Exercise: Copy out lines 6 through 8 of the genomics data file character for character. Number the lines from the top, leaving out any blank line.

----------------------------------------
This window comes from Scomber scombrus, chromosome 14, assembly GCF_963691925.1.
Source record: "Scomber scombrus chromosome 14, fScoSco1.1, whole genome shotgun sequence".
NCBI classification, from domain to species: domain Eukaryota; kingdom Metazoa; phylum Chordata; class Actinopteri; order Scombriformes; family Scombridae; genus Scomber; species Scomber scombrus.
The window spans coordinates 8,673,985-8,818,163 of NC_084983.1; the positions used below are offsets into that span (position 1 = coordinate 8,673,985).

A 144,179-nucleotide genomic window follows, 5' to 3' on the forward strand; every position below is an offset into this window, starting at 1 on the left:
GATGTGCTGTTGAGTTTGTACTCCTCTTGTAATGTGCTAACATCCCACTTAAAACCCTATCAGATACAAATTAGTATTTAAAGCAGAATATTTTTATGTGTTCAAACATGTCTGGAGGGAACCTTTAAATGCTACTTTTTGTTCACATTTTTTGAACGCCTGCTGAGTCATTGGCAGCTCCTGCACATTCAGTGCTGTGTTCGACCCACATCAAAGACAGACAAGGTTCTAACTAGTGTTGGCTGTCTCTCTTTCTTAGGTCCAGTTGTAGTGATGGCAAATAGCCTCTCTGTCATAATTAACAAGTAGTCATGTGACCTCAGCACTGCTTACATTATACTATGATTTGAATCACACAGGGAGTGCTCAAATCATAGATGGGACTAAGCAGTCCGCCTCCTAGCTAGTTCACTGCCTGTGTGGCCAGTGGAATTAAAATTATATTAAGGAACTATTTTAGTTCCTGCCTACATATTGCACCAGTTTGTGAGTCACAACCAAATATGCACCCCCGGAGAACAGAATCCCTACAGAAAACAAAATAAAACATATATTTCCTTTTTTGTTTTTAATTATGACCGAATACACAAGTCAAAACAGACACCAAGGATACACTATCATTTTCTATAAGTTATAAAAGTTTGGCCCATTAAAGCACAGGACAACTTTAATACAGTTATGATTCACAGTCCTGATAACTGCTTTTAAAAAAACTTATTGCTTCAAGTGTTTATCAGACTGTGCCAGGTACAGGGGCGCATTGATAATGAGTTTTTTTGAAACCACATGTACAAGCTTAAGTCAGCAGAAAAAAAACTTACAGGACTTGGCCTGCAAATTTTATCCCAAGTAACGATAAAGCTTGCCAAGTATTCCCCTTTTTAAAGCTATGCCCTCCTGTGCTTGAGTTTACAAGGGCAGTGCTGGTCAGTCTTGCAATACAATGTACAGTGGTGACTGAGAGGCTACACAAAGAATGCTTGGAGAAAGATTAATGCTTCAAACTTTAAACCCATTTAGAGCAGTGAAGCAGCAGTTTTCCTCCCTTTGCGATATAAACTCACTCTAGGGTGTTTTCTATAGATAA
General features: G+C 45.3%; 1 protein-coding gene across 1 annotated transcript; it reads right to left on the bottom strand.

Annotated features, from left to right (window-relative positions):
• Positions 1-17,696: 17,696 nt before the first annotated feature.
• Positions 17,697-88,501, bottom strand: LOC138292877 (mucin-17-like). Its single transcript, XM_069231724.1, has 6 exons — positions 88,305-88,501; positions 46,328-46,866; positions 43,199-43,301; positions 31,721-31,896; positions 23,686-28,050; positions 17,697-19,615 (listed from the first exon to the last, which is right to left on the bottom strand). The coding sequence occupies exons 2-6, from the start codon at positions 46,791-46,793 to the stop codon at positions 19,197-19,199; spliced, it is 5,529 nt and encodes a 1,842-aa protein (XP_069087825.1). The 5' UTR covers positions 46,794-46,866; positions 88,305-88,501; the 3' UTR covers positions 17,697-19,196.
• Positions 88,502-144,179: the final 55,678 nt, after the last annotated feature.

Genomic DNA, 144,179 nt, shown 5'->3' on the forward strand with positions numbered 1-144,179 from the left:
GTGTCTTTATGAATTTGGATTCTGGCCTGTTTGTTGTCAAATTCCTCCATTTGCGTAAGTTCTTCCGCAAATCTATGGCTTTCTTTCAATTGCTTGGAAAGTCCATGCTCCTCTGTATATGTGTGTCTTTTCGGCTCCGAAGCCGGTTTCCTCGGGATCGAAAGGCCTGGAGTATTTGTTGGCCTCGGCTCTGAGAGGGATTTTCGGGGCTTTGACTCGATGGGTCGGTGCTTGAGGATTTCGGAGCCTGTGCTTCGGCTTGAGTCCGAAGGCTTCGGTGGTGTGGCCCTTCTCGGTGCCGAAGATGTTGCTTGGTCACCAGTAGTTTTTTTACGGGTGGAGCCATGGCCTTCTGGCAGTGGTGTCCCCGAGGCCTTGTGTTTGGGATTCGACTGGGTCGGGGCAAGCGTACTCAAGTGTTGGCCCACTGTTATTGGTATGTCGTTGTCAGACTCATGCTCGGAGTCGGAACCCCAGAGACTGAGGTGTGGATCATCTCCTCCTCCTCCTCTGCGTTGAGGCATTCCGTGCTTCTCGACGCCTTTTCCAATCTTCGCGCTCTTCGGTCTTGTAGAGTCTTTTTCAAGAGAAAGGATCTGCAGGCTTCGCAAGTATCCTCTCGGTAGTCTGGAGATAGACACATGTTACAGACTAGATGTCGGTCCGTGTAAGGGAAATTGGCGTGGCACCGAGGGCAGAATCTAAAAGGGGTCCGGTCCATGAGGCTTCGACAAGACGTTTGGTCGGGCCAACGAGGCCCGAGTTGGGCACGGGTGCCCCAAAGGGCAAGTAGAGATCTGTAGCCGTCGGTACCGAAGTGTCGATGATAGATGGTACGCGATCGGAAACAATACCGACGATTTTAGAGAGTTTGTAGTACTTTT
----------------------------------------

GATGTGCTGTTGAGTTTGTACTCCTCTTGTAATGTGCTAACATCCCACTTAAAACCCTATCAGATACAAATTAGTATTTAAAGCAGAATATTTTTATGTGTTCAAACATGTCTGGAGGGAACCTTTAAATGCTACTTTTTGTTCACATTTTTTGAACGCCTGCTGAGTCATTGGCAGCTCCTGCACATTCAGTGCTGTGTTCGACCCACATCAAAGACAGACAAGGTTCTAACTAGTGTTGGCTGTCTCTCTTTCTTAGGTCCAGTTGTAGTGATGGCAAATAGCCTCTCTGTCATAATTAACAAGTAGTCATGTGACCTCAGCACTGCTTACATTATACTATGATTTGAATCACACAGGGAGTGCTCAAATCATAGATGGGACTAAGCAGTCCGCCTCCTAGCTAGTTCACTGCCTGTGTGGCCAGTGGAATTAAAATTATATTAAGGAACTATTTTAGTTCCTGCCTACATATTGCACCAGTTTGTGAGTCACAACCAAATATGCACCCCCGGAGAACAGAATCCCTACAGAAAACAAAATAAAACATATATTTCCTTTTTTGTTTTTAATTATGACCGAATACACAAGTCAAAACAGACACCAAGGATACACTATCATTTTCTATAAGTTATAAAAGTTTGGCCCATTAAAGCACAGGACAACTTTAATACAGTTATGATTCACAGTCCTGATAACTGCTTTTAAAAAAACTTATTGCTTCAAGTGTTTATCAGACTGTGCCAGGTACAGGGGCGCATTGATAATGAGTTTTTTTGAAACCACATGTACAAGCTTAAGTCAGCAGAAAAAAAACTTACAGGACTTGGCCTGCAAATTTTATCCCAAGTAACGATAAAGCTTGCCAAGTATTCCCCTTTTTAAAGCTATGCCCTCCTGTGCTTGAGTTTACAAGGGCAGTGCTGGTCAGTCTTGCAATACAATGTACAGTGGTGACTGAGAGGCTACACAAAGAATGCTTGGAGAAAGATTAATGCTTCAAACTTTAAACCCATTTAGAGCAGTGAAGCAGCAGTTTTCCTCCCTTTGCGATATAAACTCACTCTAGGGTGTTTTCTATAGATAA
General features: G+C 45.3%; 1 protein-coding gene across 1 annotated transcript; it reads right to left on the bottom strand.

Annotated features, from left to right (window-relative positions):